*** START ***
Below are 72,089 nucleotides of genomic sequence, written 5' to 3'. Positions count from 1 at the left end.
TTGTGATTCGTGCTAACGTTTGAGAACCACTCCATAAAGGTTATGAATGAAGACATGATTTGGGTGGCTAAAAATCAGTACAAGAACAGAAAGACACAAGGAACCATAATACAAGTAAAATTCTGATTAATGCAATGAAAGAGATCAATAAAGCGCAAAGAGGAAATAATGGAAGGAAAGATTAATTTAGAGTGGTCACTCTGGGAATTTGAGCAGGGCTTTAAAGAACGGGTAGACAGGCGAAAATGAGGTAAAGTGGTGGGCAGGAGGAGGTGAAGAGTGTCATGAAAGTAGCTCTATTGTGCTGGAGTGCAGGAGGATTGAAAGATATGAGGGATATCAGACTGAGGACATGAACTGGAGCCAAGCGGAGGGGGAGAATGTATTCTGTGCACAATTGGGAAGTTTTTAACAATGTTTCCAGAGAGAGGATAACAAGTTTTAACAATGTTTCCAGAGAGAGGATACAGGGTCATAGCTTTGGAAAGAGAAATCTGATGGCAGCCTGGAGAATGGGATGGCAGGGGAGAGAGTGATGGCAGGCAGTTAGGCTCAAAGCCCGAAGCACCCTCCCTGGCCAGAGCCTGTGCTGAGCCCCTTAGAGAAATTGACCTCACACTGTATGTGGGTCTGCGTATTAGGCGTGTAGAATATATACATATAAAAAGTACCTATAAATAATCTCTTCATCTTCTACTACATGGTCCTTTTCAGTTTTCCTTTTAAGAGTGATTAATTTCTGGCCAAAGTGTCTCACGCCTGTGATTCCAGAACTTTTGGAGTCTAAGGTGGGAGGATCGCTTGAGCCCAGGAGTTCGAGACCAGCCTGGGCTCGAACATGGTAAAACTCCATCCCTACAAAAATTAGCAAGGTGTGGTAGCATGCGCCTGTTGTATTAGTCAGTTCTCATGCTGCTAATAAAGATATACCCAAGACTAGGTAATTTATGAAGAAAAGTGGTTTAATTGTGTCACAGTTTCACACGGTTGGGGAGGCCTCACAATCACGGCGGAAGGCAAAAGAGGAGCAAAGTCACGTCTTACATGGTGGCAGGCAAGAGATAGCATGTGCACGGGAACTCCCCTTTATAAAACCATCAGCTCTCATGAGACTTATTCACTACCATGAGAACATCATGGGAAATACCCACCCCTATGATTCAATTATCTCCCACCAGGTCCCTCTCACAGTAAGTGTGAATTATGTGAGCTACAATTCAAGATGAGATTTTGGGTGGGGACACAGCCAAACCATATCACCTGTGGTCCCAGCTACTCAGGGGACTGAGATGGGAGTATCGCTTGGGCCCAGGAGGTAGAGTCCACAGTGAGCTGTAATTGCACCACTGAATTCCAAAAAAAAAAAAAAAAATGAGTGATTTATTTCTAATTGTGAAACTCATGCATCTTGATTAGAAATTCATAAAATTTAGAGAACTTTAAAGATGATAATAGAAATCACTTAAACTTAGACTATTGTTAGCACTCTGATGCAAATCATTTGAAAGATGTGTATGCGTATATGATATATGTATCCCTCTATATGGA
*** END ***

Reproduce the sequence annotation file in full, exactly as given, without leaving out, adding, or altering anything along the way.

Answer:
Below are 72,089 nucleotides of genomic sequence, written 5' to 3'. Positions count from 1 at the left end.
TTGTGATTCGTGCTAACGTTTGAGAACCACTCCATAAAGGTTATGAATGAAGACATGATTTGGGTGGCTAAAAATCAGTACAAGAACAGAAAGACACAAGGAACCATAATACAAGTAAAATTCTGATTAATGCAATGAAAGAGATCAATAAAGCGCAAAGAGGAAATAATGGAAGGAAAGATTAATTTAGAGTGGTCACTCTGGGAATTTGAGCAGGGCTTTAAAGAACGGGTAGACAGGCGAAAATGAGGTAAAGTGGTGGGCAGGAGGAGGTGAAGAGTGTCATGAAAGTAGCTCTATTGTGCTGGAGTGCAGGAGGATTGAAAGATATGAGGGATATCAGACTGAGGACATGAACTGGAGCCAAGCGGAGGGGGAGAATGTATTCTGTGCACAATTGGGAAGTTTTTAACAATGTTTCCAGAGAGAGGATAACAAGTTTTAACAATGTTTCCAGAGAGAGGATACAGGGTCATAGCTTTGGAAAGAGAAATCTGATGGCAGCCTGGAGAATGGGATGGCAGGGGAGAGAGTGATGGCAGGCAGTTAGGCTCAAAGCCCGAAGCACCCTCCCTGGCCAGAGCCTGTGCTGAGCCCCTTAGAGAAATTGACCTCACACTGTATGTGGGTCTGCGTATTAGGCGTGTAGAATATATACATATAAAAAGTACCTATAAATAATCTCTTCATCTTCTACTACATGGTCCTTTTCAGTTTTCCTTTTAAGAGTGATTAATTTCTGGCCAAAGTGTCTCACGCCTGTGATTCCAGAACTTTTGGAGTCTAAGGTGGGAGGATCGCTTGAGCCCAGGAGTTCGAGACCAGCCTGGGCTCGAACATGGTAAAACTCCATCCCTACAAAAATTAGCAAGGTGTGGTAGCATGCGCCTGTTGTATTAGTCAGTTCTCATGCTGCTAATAAAGATATACCCAAGACTAGGTAATTTATGAAGAAAAGTGGTTTAATTGTGTCACAGTTTCACACGGTTGGGGAGGCCTCACAATCACGGCGGAAGGCAAAAGAGGAGCAAAGTCACGTCTTACATGGTGGCAGGCAAGAGATAGCATGTGCACGGGAACTCCCCTTTATAAAACCATCAGCTCTCATGAGACTTATTCACTACCATGAGAACATCATGGGAAATACCCACCCCTATGATTCAATTATCTCCCACCAGGTCCCTCTCACAGTAAGTGTGAATTATGTGAGCTACAATTCAAGATGAGATTTTGGGTGGGGACACAGCCAAACCATATCACCTGTGGTCCCAGCTACTCAGGGGACTGAGATGGGAGTATCGCTTGGGCCCAGGAGGTAGAGTCCACAGTGAGCTGTAATTGCACCACTGAATTCCAAAAAAAAAAAAAAAAATGAGTGATTTATTTCTAATTGTGAAACTCATGCATCTTGATTAGAAATTCATAAAATTTAGAGAACTTTAAAGATGATAATAGAAATCACTTAAACTTAGACTATTGTTAGCACTCTGATGCAAATCATTTGAAAGATGTGTATGCGTATATGATATATGTATCCCTCTATATGGA